I arrived in Uganda June 13th for a research training program sponsored by a U.S. university. Our program broadly focuses on health, health disparities, biomedical care, traditional health care practices and the relational gap between the community and public/private health care providers. The research is community-based, but we are here under invitation from a local clinic. They commissioned us to conduct a study and provide a report, and any recommendations, that could bridge the gap between them and the community in an attempt to improve health care and outreach to surrounding populations. Our site locations are in Eastern and Northern Uganda. However, our team this year is mainly focused on a district in Eastern Uganda, in one of the, if not the, poorest regions in the country.

It should come as no surprise, thus, that we are not the only muzungus, or the Swahili word for “white people/foreigners,” doing work here. In our location we met a group of Canadian nurses helping at The Clinic and a group of less than two dozen American service and mission oriented volunteers. The American group was led by a woman who worked and traveled to this region before to assist The Clinic. Although well-intentioned, John Crump and Jeremy Sugarman warned of this type of “help” in their article Ethical Consideration for Short-Term Experiences by Trainees in Global Health:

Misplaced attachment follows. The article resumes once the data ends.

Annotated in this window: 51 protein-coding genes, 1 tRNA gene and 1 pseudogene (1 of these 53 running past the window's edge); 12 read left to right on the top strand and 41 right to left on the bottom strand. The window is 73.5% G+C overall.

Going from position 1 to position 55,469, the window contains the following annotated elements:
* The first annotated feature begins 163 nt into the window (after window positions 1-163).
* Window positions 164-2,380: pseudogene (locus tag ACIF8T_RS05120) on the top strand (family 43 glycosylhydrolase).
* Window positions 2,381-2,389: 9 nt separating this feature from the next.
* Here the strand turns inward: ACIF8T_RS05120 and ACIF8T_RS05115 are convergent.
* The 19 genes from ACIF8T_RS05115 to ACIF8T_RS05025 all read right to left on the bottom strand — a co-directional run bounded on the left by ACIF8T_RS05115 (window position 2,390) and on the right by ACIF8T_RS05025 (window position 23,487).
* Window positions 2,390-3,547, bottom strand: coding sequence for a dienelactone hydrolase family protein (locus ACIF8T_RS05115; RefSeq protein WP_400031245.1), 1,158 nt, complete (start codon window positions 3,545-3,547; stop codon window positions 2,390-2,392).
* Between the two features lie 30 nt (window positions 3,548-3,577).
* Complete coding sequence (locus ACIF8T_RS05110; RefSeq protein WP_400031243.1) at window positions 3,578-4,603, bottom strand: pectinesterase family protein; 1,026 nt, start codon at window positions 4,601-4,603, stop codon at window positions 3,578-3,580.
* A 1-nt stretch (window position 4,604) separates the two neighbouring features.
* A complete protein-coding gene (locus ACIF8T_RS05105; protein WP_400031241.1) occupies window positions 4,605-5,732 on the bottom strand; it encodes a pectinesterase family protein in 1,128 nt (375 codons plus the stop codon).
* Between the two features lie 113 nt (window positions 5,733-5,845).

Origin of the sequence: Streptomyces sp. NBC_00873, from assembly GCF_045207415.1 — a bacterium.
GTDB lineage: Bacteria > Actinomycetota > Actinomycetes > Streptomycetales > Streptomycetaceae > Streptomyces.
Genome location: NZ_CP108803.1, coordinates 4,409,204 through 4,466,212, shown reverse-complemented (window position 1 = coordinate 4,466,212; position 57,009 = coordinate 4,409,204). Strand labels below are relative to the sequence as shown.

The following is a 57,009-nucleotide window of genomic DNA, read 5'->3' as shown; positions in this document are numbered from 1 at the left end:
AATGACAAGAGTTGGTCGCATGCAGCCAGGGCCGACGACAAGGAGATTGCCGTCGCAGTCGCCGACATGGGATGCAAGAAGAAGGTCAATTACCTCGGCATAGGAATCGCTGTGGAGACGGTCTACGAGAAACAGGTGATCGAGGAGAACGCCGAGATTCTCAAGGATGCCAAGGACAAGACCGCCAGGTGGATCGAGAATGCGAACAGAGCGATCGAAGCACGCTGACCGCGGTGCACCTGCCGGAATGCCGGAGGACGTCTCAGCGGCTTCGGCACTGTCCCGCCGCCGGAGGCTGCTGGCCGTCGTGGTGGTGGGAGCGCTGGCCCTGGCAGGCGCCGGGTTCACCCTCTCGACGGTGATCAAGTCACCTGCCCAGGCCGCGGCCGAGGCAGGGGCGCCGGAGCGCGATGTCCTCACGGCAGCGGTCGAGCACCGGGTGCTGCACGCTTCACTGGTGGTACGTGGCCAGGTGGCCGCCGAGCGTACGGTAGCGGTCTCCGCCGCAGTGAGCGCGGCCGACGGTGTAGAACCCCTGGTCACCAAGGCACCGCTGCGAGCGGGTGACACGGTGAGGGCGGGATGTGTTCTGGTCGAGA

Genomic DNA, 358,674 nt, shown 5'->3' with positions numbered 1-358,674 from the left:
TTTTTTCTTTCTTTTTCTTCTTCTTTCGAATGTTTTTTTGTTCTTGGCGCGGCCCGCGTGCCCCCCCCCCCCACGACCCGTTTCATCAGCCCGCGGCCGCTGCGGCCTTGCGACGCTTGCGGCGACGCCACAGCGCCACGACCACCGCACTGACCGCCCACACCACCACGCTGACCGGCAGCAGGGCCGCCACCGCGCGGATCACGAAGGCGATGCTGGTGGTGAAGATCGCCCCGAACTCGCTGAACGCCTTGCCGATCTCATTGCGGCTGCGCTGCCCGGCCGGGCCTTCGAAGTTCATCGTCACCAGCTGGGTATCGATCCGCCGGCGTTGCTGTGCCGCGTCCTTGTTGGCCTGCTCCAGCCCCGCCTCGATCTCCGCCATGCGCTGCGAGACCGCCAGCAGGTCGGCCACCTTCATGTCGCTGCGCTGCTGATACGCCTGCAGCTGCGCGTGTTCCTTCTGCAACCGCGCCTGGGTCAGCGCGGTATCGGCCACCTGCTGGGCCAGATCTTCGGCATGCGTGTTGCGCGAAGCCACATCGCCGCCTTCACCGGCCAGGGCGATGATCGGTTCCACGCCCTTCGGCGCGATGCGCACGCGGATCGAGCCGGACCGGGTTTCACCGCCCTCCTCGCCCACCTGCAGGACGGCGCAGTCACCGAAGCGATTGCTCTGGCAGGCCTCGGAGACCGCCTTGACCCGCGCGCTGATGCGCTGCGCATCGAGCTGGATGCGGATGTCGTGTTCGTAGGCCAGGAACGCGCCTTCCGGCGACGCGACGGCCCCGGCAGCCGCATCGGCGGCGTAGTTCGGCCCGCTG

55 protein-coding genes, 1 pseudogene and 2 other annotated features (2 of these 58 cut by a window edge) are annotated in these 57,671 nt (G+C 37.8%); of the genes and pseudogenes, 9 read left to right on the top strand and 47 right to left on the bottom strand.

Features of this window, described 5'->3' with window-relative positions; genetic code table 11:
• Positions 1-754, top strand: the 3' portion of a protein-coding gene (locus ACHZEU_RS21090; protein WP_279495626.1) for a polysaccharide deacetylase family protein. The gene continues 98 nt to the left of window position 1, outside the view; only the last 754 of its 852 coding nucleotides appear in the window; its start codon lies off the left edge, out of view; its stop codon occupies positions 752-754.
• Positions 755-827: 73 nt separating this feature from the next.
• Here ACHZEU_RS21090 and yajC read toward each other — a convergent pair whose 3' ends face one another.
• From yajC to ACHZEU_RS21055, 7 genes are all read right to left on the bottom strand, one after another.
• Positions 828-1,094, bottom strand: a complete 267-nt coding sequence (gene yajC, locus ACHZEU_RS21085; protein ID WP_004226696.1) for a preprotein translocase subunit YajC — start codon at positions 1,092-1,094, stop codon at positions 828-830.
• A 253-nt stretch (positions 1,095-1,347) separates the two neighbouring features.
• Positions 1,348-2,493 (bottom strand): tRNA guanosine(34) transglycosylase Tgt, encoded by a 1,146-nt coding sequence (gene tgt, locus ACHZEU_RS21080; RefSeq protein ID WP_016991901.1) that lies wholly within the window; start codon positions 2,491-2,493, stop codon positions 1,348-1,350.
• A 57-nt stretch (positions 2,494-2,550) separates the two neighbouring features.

“In many settings that involve the education and training of clinicians, there can be benefits and burdens for patients’ well-being. On one hand, having students simply paying close attention to these patients may be beneficial. On the other hand, those in training may lack experience in recognizing serious or unfamiliar conditions and skills in performing particular procedures. In resource constrained health care settings, trainees from resource-replete environments may have inflated ideas about the value of their skills and yet may be unfamiliar with syndromic approaches to patient treatment that are common in setting with limited laboratory capacity. These challenges may be compounded by language barriers impending communication, cultural barriers to understanding the meaning of patients’ statements or actions, lack of mutual understanding of training and experience, and the possibility that inexperienced or ill-equipped short-term trainees are given responsibilities beyond their capability. Each of these factors may further compromise patient safety and limit the benefit of service efforts by trainees outside of clinical settings”